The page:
Forget Harvard Summer School: Teens ChinaPrep Instead
- Part of TCBN's Education Series
Brantley Turner Bradley of China Prep knows China is in the future of America's youth. It's important to have them find interest and relationships with China today to improve the relationship of tomorrow. She is interviewed by Charter Member Kim Morrison.
: So why don’t you tell me what China Prep does.
: Sure. China Prep primarily runs programs for American high school students to go to China. We run independent programs where students from any school can sign up during their summer holiday or winter holiday to travel with us and do various different types of programs. We also work with schools, and primarily high schools in the United States, running groups for schools. So maybe a Chinese class wants to go to China, a Social Studies teacher who wants to look at certain topics within China that they’re covering in the classroom. Those trips tend to be spring break focused, early summer.
: So as a market, can you tell me some things about it as a market? How big is it?
: Sure. So really our primary target and the people that we’re dealing with are parents and students that are interested in engaging with China on some level. There’s still not a lot of young Americans going to China, and our hope is that more and more will go, and we believe really strongly that they should go. What we do find really is the growing market that informs our business is the increase starting and creating of Mandarin programs in schools in the United States’ high schools and middle schools. One of the great aspects of a high school Mandarin program is the opportunity to go to China. It can really inspire you to be excited about the language. It can give you a whole new motivation for digging in and studying Chinese. So the growth in Mandarin programs in schools here has been something like 200% over the last couple years.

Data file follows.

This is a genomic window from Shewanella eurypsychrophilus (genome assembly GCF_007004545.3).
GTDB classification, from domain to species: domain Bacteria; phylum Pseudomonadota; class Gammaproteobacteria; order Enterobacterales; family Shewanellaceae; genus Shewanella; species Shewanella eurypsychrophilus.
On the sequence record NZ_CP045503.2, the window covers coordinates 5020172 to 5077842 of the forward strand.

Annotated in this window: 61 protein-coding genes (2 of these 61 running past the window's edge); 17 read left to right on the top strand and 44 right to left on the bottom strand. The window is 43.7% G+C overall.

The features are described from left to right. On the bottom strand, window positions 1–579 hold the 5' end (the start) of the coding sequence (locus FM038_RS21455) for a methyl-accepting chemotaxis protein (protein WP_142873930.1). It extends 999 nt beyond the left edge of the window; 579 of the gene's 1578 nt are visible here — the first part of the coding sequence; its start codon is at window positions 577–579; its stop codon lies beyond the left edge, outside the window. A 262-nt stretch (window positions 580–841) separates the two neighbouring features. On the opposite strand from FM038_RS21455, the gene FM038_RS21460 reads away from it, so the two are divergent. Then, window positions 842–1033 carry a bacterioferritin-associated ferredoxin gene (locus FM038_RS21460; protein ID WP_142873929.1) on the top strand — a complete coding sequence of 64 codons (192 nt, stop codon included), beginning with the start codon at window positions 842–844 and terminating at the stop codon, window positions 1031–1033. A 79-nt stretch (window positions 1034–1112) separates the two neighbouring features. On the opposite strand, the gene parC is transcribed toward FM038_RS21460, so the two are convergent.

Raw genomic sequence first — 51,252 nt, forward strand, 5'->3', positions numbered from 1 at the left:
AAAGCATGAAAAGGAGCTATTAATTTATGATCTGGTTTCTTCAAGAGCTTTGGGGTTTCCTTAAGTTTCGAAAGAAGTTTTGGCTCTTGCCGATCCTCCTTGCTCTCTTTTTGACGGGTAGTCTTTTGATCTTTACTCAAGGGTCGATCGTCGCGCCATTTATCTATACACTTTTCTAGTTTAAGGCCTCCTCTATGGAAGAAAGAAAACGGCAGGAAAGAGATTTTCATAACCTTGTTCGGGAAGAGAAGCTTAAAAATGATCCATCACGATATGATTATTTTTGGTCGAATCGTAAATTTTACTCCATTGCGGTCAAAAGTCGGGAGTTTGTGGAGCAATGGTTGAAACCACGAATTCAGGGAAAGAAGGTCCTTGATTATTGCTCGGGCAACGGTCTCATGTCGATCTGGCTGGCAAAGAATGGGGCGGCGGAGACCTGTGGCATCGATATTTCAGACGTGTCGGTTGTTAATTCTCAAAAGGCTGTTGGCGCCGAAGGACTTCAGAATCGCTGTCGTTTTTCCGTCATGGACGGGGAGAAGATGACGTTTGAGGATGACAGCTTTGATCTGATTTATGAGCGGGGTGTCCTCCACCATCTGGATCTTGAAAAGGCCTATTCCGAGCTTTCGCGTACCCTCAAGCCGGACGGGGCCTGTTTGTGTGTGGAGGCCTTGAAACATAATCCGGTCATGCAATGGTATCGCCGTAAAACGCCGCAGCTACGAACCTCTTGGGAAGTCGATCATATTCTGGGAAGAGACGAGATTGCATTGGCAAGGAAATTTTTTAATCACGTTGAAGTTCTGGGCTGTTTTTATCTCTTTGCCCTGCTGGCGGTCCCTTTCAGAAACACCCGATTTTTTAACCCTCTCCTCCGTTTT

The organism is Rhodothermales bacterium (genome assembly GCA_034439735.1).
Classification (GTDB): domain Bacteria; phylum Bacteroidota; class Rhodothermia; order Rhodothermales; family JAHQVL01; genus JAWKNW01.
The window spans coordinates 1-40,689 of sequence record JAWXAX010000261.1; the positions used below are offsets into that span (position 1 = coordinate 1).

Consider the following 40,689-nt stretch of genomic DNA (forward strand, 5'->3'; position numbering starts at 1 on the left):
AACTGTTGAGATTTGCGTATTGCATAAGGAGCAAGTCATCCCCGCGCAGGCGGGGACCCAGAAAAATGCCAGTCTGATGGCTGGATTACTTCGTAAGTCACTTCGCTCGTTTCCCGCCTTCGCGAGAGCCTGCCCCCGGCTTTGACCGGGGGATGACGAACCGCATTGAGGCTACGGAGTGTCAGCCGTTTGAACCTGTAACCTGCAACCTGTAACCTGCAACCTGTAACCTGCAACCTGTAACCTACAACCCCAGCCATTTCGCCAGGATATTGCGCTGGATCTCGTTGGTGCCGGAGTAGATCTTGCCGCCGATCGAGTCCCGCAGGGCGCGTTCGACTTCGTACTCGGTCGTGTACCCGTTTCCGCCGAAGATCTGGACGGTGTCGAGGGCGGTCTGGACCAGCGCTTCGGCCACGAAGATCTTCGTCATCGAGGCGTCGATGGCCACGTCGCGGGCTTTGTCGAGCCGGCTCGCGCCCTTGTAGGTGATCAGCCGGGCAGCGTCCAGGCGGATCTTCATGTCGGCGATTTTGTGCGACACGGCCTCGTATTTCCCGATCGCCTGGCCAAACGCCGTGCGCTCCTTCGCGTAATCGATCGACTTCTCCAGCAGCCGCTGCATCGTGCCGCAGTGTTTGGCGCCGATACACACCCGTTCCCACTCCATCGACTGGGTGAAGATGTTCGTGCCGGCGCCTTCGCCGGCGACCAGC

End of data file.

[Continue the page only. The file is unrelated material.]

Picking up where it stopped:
It’s hard to get an exactly number on how many American students go to China every year. Obviously, study abroad at the university level you have more. But we basically find that the market is growing rapidly. So that’s why we’re involved. We think that more and more students will elect to go to China over other destinations. We do find that sometimes when a trip of ours is competing with another spring break trip at school – be that to Europe or Costa Rica or an area like that – that more students are choosing to go to China. There’s more awareness and more interest. I think that events like the Olympics help that. China is in fact doing us a favor by hosting things like the Shanghai Expo that will come up next year. There’s a lot of great educational programs that you can build around the big events going on in China because you can benefit from all the media coverage that those events get.
: Can you tell me about some of the underlying demand that you’re serving?